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Make Kerala’s CDS deemed university: chairman


Thiruvananthapuram : The Centre for Development Studies (CDS), a premier social science research institution here, should be recognised as a deemed university now, its chairman Madhava Menon said Saturday at its first alumni meet.

"It is time that CDS gets out of the Jawaharlal Nehru University (JNU) tag and is made a deemed university. Over the years, this institution has done tremendous work in various areas and its students are leaders in several sectors," said Menon, considered a doyen of legal education in India.

The centre, which is affiliated to JNU in New Delhi and is also known for its design by Laurie Baker, is engaged in interdisciplinary research on development problems in India.

The two-day alumni meet is being organised to celebrate the 84th birthday of their guru and eminent economist K.N. Raj Sunday. Around 150 former students have arrived to attend the meet.

Talking about his experience at CDS, V. Ramachandran said he was initially opposed to then chief minister C. Achutha Menon's idea of starting the institute in 1970 when he was finance secretary.

"My logic then was that instead of starting new institutes, the need was to strengthen existing institutions like Kerala University. But Menon who had invited Raj was adamant," said Ramachandran, who is still on the CDS governing board.

Kerala Finance Minister Thomas Isaac, a former student and faculty at the centre, said he owed his entire career to CDS.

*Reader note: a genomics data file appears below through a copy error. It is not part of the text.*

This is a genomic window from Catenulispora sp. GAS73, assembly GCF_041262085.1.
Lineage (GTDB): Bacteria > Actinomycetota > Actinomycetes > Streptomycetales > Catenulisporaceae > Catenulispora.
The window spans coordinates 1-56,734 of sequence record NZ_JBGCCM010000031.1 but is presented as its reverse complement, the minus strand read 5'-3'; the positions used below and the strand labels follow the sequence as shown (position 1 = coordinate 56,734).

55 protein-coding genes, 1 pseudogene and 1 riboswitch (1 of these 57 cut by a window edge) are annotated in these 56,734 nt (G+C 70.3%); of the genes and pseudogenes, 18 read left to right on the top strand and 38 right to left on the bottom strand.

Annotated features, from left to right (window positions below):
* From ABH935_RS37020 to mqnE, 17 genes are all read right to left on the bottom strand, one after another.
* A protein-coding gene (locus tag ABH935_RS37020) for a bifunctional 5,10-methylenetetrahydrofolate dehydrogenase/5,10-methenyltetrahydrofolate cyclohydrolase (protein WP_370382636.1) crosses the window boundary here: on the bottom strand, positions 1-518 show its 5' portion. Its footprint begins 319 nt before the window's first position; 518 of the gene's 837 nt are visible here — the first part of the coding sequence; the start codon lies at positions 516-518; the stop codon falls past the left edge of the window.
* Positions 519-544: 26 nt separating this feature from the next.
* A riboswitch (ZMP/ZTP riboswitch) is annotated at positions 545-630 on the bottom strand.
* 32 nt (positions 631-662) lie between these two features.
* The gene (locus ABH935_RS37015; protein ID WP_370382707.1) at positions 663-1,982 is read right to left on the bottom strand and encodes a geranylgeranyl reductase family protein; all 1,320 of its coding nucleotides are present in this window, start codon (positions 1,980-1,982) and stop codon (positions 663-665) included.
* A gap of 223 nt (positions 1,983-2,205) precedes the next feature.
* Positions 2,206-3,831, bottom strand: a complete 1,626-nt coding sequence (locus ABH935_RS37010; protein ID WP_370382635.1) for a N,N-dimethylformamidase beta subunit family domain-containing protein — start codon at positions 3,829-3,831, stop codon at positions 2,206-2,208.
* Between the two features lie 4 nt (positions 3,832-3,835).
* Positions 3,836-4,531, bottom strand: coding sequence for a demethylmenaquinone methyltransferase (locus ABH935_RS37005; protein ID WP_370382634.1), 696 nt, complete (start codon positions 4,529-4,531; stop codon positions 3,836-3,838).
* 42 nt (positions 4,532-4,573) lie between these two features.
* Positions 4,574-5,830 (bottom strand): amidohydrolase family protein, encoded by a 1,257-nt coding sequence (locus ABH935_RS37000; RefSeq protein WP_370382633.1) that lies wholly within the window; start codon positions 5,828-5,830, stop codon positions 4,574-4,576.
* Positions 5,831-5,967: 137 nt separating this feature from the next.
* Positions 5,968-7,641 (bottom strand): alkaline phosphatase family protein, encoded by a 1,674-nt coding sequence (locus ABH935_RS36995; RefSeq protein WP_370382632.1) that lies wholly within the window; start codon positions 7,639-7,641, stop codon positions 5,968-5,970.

"After my masters, I met eminent teachers like Raj at the funeral of a CDS student who had died in a car accident. That meeting and my later discussions with them cleared the way for my entry into CDS," Isaac reminisced.

Ramachandran also pointed out that the bureaucracy had tried to scuttle the construction of the campus after Baker was given charge of the construction.

"They said that the Baker style of construction, where building walls are unplastered, would not stand the course of time and would collapse. Now even after three decades, the buildings are in perfect condition," he said.

The two-day birthday celebrations would also include academic sessions, discussions and a policy note by the former students.

Raj shot to fame soon after India's independence when he was invited by then prime minister Jawaharlal Nehru in his drive to reorganise the states and lay the country's economic foundation. Raj took the lead and established the Planning Commission in 1950.

He was also vice-chancellor of Delhi University and a member of the prime minister's Economic Advisory Council for several years.

The CDS is often referred to as Raj's institute, though he never took up the post of CDS director. In 2000, Raj was awarded the Padma Vibhushan in literature and education.